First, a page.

Format

Send to

Choose Destination
Appl Environ Microbiol. 2011 Jul;77(13):4383-9. doi: 10.1128/AEM.00504-11. Epub 2011 May 20.

Small-molecule inhibition of choline catabolism in Pseudomonas aeruginosa and other aerobic choline-catabolizing bacteria.

Author information

1
Department of Microbiology and Molecular Genetics, University of Vermont College of Medicine, 95 Carrigan Drive, 322 Stafford Hall, Burlington, VT 05405, USA.

Abstract

Choline is abundant in association with eukaryotes and plays roles in osmoprotection, thermoprotection, and membrane biosynthesis in many bacteria. Aerobic catabolism of choline is widespread among soil proteobacteria, particularly those associated with eukaryotes. Catabolism of choline as a carbon, nitrogen, and/or energy source may play important roles in association with eukaryotes, including pathogenesis, symbioses, and nutrient cycling. We sought to generate choline analogues to study bacterial choline catabolism in vitro and in situ. Here we report the characterization of a choline analogue, propargylcholine, which inhibits choline catabolism at the level of Dgc enzyme-catalyzed dimethylglycine demethylation in Pseudomonas aeruginosa. We used genetic analyses and 13C nuclear magnetic resonance to demonstrate that propargylcholine is catabolized to its inhibitory form, propargylmethylglycine. Chemically synthesized propargylmethylglycine was also an inhibitor of growth on choline. Bioinformatic analysis suggests that there are genes encoding DgcA homologues in a variety of proteobacteria. We examined the broader utility of propargylcholine and propargylmethylglycine by assessing growth of other members of the proteobacteria that are known to grow on choline and possess putative DgcA homologues. Propargylcholine showed utility as a growth inhibitor in P. aeruginosa but did not inhibit growth in other proteobacteria tested. In contrast, propargylmethylglycine was able to inhibit choline-dependent growth in all tested proteobacteria, including Pseudomonas mendocina, Pseudomonas fluorescens, Pseudomonas putida, Burkholderia cepacia, Burkholderia ambifaria, and Sinorhizobium meliloti. We predict that chemical inhibitors of choline catabolism will be useful for studying this pathway in clinical and environmental isolates and could be a useful tool to study proteobacterial choline catabolism in situ.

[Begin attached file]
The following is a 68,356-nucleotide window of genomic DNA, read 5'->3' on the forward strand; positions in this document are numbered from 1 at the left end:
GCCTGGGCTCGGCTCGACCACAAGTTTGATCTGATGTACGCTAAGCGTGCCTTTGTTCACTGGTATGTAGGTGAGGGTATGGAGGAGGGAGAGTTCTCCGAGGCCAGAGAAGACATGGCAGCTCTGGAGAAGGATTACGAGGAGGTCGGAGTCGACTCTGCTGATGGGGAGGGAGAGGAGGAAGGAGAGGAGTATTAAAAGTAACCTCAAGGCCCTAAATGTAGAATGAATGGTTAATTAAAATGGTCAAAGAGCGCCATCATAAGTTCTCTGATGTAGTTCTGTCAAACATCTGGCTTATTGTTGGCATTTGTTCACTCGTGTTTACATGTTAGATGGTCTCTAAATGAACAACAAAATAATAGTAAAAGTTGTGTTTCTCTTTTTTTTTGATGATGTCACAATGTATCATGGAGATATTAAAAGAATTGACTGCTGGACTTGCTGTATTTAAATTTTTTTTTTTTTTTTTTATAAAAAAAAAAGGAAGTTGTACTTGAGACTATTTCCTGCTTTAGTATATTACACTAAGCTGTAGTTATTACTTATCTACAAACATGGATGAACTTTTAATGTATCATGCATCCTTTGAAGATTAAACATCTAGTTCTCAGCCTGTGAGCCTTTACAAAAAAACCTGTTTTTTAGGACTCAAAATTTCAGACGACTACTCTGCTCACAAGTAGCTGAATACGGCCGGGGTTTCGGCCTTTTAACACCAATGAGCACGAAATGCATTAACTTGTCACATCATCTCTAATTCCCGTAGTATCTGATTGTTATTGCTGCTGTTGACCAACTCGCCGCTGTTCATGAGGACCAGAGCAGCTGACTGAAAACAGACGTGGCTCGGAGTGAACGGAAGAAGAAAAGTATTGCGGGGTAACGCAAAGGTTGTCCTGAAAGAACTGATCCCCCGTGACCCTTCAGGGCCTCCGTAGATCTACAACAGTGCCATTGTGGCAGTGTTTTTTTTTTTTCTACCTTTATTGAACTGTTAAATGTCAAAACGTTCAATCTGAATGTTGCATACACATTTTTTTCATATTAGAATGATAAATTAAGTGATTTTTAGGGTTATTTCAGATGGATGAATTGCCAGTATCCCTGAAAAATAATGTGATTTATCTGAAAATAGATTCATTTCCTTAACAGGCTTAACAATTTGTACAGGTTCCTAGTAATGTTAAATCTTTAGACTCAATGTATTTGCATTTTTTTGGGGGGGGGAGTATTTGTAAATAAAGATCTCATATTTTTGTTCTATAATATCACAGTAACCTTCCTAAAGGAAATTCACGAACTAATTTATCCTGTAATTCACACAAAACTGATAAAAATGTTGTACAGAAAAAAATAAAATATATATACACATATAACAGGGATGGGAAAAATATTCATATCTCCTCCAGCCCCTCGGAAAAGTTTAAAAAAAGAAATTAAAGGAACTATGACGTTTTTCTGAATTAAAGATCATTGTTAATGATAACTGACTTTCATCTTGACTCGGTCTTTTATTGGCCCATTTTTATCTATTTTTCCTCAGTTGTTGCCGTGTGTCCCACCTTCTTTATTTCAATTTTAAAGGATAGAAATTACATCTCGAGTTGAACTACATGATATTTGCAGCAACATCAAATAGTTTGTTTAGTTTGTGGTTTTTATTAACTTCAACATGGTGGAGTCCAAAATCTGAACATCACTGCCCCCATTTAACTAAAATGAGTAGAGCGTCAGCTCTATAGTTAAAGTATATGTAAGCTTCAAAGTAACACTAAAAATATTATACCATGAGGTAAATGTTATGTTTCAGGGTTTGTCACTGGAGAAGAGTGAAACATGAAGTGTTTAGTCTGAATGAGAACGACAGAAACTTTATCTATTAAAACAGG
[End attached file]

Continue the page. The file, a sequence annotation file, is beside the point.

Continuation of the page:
PMID:
21602374
PMCID:
PMC3127689
DOI:
10.1128/AEM.00504-11
[Indexed for MEDLINE]
Free PMC Article

Supplemental Content

Full text links

Icon for HighWire Icon for PubMed Central
Loading ...
Support Center